“One of the things DHS has done is that we do reach to the other agencies, we do talk to the Intelligence Community, the Department of Defense, and we try to understand what they’re working on and share ideas,” said Correa. “The other thing we’ve been doing – especially over the past two years – is talking to industry more.”
Gen. Selva added that not all innovation was meant to be shared across agencies. “There’s a whole stream of research and development inside the defense department on things that are unique to defense. We have to subdivide why we do that research because nobody else will do it.”
Given the billions of dollars spent on Research and Development (R&D), panelists were asked when they believed the investments paid off - to which Selva responded bluntly “the place we get the return is combat effectiveness - the survival of our forces in the modern battle space - if that’s an adequate return for that investment. I would argue it is.”
Artificial Intelligence
With Secretary of the Treasury Steve Mnuchin recently commenting that Artificial Intelligence (AI) and other technologies purported to displace humans were 50-100 years away – even as a core pillar of the Third Offset strategy – panelists were asked when it was appropriate to discuss AI.
Medin said it was important to define what type of AI was being discussed. “General purpose AI is not just around the corner. On the other hand, in his view, machine learning AI is already available - “and should be used in the operational context today.”
General Selva agreed, defining AI into two categories: “narrow AI” as in “teaching machines to do tasks” and “general AI” where machines are “self-aware.”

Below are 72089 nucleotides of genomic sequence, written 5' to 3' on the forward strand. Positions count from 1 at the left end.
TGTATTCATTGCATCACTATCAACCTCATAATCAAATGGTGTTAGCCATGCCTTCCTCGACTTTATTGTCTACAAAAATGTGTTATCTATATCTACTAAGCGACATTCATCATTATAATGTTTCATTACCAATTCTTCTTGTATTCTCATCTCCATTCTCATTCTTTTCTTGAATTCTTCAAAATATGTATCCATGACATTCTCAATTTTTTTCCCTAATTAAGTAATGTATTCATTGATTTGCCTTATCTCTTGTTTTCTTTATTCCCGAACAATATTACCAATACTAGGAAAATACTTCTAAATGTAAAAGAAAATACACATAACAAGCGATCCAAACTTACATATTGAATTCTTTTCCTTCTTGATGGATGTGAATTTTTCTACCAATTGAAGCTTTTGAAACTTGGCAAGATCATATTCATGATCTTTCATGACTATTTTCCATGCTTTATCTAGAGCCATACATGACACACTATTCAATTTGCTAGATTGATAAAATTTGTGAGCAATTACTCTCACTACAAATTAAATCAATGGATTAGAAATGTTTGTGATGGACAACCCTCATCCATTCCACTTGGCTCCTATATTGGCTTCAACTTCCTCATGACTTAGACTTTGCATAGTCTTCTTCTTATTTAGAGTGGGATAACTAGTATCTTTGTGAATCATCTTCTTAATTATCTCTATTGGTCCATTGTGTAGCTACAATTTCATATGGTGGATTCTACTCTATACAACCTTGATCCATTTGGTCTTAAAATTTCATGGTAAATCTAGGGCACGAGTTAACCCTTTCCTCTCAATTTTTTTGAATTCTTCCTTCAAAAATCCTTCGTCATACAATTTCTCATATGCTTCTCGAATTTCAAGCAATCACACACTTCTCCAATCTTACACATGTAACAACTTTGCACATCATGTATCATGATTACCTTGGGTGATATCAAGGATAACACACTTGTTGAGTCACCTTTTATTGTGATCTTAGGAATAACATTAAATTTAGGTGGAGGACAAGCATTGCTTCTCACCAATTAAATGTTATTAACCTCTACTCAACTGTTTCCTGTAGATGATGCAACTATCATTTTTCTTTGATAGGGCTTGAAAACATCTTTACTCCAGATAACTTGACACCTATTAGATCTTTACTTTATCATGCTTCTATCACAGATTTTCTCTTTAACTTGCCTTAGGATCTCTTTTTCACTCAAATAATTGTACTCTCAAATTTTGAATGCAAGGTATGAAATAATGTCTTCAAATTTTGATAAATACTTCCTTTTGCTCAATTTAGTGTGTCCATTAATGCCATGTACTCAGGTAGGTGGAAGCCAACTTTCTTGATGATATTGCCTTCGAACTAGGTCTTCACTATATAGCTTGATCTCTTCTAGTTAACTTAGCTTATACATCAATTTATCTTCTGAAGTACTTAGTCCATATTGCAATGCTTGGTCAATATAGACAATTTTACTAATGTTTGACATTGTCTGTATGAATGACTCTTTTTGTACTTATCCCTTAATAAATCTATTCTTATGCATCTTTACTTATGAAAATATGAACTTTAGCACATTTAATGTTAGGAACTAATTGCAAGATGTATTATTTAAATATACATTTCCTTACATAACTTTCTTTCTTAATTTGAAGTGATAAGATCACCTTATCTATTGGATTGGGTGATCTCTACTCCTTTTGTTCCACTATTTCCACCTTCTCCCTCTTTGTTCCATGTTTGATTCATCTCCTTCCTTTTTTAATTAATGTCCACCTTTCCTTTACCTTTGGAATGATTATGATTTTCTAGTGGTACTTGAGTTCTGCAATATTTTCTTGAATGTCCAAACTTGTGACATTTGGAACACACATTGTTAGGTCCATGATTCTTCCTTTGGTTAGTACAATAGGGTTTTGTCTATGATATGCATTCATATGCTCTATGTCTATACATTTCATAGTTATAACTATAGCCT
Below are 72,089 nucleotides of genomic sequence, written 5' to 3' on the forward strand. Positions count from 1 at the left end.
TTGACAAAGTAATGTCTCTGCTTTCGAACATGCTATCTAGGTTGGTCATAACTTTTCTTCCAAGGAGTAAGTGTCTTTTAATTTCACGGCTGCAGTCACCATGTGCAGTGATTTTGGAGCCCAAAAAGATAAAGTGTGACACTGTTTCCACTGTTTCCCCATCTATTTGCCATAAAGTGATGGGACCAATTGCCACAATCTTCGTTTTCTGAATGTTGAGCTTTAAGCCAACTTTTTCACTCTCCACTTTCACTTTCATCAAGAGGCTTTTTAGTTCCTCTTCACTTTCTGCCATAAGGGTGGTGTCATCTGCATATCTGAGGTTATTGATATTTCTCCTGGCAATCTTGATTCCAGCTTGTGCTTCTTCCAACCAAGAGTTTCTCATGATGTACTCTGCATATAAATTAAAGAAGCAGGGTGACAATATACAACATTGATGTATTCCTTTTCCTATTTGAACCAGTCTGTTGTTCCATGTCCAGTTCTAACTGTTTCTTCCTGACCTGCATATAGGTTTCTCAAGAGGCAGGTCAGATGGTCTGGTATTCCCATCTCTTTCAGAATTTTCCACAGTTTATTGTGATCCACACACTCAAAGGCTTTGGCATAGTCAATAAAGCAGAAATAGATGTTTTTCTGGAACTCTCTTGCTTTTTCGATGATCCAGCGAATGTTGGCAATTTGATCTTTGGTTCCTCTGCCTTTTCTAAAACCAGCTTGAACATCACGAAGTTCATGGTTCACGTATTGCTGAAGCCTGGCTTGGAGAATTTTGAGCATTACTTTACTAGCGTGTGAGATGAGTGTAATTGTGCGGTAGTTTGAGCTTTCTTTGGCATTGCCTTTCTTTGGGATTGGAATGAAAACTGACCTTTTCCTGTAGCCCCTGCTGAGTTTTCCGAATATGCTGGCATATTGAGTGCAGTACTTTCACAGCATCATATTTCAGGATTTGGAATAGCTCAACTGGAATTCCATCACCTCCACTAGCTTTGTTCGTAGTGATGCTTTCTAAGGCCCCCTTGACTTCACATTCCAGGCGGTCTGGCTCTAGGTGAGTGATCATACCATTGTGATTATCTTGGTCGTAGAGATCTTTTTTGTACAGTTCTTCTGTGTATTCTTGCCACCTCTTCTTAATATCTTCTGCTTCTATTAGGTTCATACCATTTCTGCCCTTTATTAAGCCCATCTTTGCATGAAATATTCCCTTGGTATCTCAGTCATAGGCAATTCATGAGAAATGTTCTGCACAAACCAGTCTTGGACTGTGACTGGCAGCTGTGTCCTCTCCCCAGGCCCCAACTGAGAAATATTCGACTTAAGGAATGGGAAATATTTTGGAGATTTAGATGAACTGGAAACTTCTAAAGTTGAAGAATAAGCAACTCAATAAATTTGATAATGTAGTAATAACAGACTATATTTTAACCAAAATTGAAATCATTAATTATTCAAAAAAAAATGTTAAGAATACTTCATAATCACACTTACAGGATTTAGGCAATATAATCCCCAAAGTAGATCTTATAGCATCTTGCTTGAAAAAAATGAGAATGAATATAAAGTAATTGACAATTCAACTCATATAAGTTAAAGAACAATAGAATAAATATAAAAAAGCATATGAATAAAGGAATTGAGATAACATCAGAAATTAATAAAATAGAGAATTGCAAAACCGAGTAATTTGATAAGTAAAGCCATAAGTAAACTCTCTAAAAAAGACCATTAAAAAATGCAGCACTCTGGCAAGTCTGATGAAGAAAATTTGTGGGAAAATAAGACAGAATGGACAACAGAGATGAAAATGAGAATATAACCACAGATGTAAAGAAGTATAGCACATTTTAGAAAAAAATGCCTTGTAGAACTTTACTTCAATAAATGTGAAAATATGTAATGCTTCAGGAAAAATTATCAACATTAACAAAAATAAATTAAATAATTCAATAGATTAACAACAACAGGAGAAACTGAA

“What we can do is employ narrow AI to empower humans to make decisions faster in an ever increasingly complex battlespace.” That, in turn, would “change the dynamic in a battle space.”
Asked if foreign technology could be leveraged to add to U.S. security purposes, Hallman said “the reality is that with the globalization of technology, even if you look for U.S.-only solutions, you’re probably not getting U.S.-only solutions.”
He said it was important to think more broadly about the concerns and make a “risk-based decision.”
“How do we do this in a way - with counter-intelligence concerns, dependency concerns - that doesn’t leave us so far behind technologically that we miss the boat entirely?”
Leone Lakhani is an executive producer and reporter at The Cipher Brief. Follow her on Twitter @LeoneLakhani.
Callie Wang contributed to this report.

BBC Panorama - North Korea's Nuclear Trump Card - North Korea Documentary (Video)

Chun In Bum, Bruce Klingner, Kim Kwang Jin, Curtis Melvin, and yours truly begin at about the 21 minute mark. All the big names are in the ...